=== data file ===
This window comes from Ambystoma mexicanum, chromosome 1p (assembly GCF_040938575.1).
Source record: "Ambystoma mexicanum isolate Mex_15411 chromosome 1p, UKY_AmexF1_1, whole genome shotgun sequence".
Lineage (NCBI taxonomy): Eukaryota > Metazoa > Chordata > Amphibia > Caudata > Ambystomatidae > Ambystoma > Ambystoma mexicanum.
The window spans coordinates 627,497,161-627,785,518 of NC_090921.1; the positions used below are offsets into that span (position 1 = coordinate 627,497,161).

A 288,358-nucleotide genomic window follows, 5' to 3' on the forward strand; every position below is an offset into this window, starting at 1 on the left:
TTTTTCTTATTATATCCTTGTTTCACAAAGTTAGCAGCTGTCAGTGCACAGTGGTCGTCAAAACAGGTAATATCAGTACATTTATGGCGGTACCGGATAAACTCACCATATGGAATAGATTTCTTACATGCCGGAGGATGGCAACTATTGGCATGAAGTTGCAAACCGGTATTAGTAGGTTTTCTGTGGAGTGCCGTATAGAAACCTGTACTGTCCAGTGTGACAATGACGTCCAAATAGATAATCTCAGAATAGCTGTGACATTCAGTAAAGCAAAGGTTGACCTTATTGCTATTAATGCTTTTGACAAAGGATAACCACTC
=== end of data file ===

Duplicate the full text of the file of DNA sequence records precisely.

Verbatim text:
This window comes from Ambystoma mexicanum, chromosome 1p (assembly GCF_040938575.1).
Source record: "Ambystoma mexicanum isolate Mex_15411 chromosome 1p, UKY_AmexF1_1, whole genome shotgun sequence".
Lineage (NCBI taxonomy): Eukaryota > Metazoa > Chordata > Amphibia > Caudata > Ambystomatidae > Ambystoma > Ambystoma mexicanum.
The window spans coordinates 627,497,161-627,785,518 of NC_090921.1; the positions used below are offsets into that span (position 1 = coordinate 627,497,161).

A 288,358-nucleotide genomic window follows, 5' to 3' on the forward strand; every position below is an offset into this window, starting at 1 on the left:
TTTTTCTTATTATATCCTTGTTTCACAAAGTTAGCAGCTGTCAGTGCACAGTGGTCGTCAAAACAGGTAATATCAGTACATTTATGGCGGTACCGGATAAACTCACCATATGGAATAGATTTCTTACATGCCGGAGGATGGCAACTATTGGCATGAAGTTGCAAACCGGTATTAGTAGGTTTTCTGTGGAGTGCCGTATAGAAACCTGTACTGTCCAGTGTGACAATGACGTCCAAATAGATAATCTCAGAATAGCTGTGACATTCAGTAAAGCAAAGGTTGACCTTATTGCTATTAATGCTTTTGACAAAGGATAACCACTC